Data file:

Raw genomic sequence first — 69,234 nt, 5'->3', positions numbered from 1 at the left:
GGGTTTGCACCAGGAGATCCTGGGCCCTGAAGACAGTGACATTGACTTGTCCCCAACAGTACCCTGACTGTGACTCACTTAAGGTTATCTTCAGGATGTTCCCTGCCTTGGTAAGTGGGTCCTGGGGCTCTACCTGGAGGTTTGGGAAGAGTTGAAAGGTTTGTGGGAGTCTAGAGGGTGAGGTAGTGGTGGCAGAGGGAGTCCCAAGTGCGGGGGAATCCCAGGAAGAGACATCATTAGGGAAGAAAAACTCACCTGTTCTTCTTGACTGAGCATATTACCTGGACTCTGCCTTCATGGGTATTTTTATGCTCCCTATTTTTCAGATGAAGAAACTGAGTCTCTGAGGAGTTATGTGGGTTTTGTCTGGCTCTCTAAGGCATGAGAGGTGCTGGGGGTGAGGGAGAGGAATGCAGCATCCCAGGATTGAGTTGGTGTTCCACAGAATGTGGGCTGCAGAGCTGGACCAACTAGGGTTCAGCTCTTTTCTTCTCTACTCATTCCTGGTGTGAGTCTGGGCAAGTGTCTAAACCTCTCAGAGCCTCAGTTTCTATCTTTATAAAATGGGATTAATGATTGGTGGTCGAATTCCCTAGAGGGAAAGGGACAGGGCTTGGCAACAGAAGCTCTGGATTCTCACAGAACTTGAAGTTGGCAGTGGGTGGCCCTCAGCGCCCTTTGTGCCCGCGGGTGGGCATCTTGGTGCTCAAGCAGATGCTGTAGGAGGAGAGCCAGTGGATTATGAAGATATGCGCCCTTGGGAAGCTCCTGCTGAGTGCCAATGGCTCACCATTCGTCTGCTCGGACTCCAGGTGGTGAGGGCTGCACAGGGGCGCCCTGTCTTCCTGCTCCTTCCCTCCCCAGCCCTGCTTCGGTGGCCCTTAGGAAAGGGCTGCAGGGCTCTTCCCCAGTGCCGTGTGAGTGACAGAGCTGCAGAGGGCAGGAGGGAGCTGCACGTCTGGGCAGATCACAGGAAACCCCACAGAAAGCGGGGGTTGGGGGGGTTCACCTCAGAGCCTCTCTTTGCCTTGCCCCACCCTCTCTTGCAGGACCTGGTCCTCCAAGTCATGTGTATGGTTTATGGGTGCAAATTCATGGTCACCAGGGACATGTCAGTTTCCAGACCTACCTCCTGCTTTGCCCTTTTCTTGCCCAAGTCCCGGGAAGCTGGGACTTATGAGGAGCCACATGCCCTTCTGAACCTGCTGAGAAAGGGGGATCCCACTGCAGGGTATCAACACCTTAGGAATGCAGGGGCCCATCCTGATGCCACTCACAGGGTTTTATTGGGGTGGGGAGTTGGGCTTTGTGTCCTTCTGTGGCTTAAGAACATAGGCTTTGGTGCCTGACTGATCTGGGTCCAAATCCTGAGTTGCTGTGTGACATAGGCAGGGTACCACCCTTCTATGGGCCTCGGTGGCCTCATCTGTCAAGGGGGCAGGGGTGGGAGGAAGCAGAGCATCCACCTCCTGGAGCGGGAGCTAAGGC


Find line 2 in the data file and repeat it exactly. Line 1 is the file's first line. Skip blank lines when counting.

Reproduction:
GGGTTTGCACCAGGAGATCCTGGGCCCTGAAGACAGTGACATTGACTTGTCCCCAACAGTACCCTGACTGTGACTCACTTAAGGTTATCTTCAGGATGTTCCCTGCCTTGGTAAGTGGGTCCTGGGGCTCTACCTGGAGGTTTGGGAAGAGTTGAAAGGTTTGTGGGAGTCTAGAGGGTGAGGTAGTGGTGGCAGAGGGAGTCCCAAGTGCGGGGGAATCCCAGGAAGAGACATCATTAGGGAAGAAAAACTCACCTGTTCTTCTTGACTGAGCATATTACCTGGACTCTGCCTTCATGGGTATTTTTATGCTCCCTATTTTTCAGATGAAGAAACTGAGTCTCTGAGGAGTTATGTGGGTTTTGTCTGGCTCTCTAAGGCATGAGAGGTGCTGGGGGTGAGGGAGAGGAATGCAGCATCCCAGGATTGAGTTGGTGTTCCACAGAATGTGGGCTGCAGAGCTGGACCAACTAGGGTTCAGCTCTTTTCTTCTCTACTCATTCCTGGTGTGAGTCTGGGCAAGTGTCTAAACCTCTCAGAGCCTCAGTTTCTATCTTTATAAAATGGGATTAATGATTGGTGGTCGAATTCCCTAGAGGGAAAGGGACAGGGCTTGGCAACAGAAGCTCTGGATTCTCACAGAACTTGAAGTTGGCAGTGGGTGGCCCTCAGCGCCCTTTGTGCCCGCGGGTGGGCATCTTGGTGCTCAAGCAGATGCTGTAGGAGGAGAGCCAGTGGATTATGAAGATATGCGCCCTTGGGAAGCTCCTGCTGAGTGCCAATGGCTCACCATTCGTCTGCTCGGACTCCAGGTGGTGAGGGCTGCACAGGGGCGCCCTGTCTTCCTGCTCCTTCCCTCCCCAGCCCTGCTTCGGTGGCCCTTAGGAAAGGGCTGCAGGGCTCTTCCCCAGTGCCGTGTGAGTGACAGAGCTGCAGAGGGCAGGAGGGAGCTGCACGTCTGGGCAGATCACAGGAAACCCCACAGAAAGCGGGGGTTGGGGGGGTTCACCTCAGAGCCTCTCTTTGCCTTGCCCCACCCTCTCTTGCAGGACCTGGTCCTCCAAGTCATGTGTATGGTTTATGGGTGCAAATTCATGGTCACCAGGGACATGTCAGTTTCCAGACCTACCTCCTGCTTTGCCCTTTTCTTGCCCAAGTCCCGGGAAGCTGGGACTTATGAGGAGCCACATGCCCTTCTGAACCTGCTGAGAAAGGGGGATCCCACTGCAGGGTATCAACACCTTAGGAATGCAGGGGCCCATCCTGATGCCACTCACAGGGTTTTATTGGGGTGGGGAGTTGGGCTTTGTGTCCTTCTGTGGCTTAAGAACATAGGCTTTGGTGCCTGACTGATCTGGGTCCAAATCCTGAGTTGCTGTGTGACATAGGCAGGGTACCACCCTTCTATGGGCCTCGGTGGCCTCATCTGTCAAGGGGGCAGGGGTGGGAGGAAGCAGAGCATCCACCTCCTGGAGCGGGAGCTAAGGC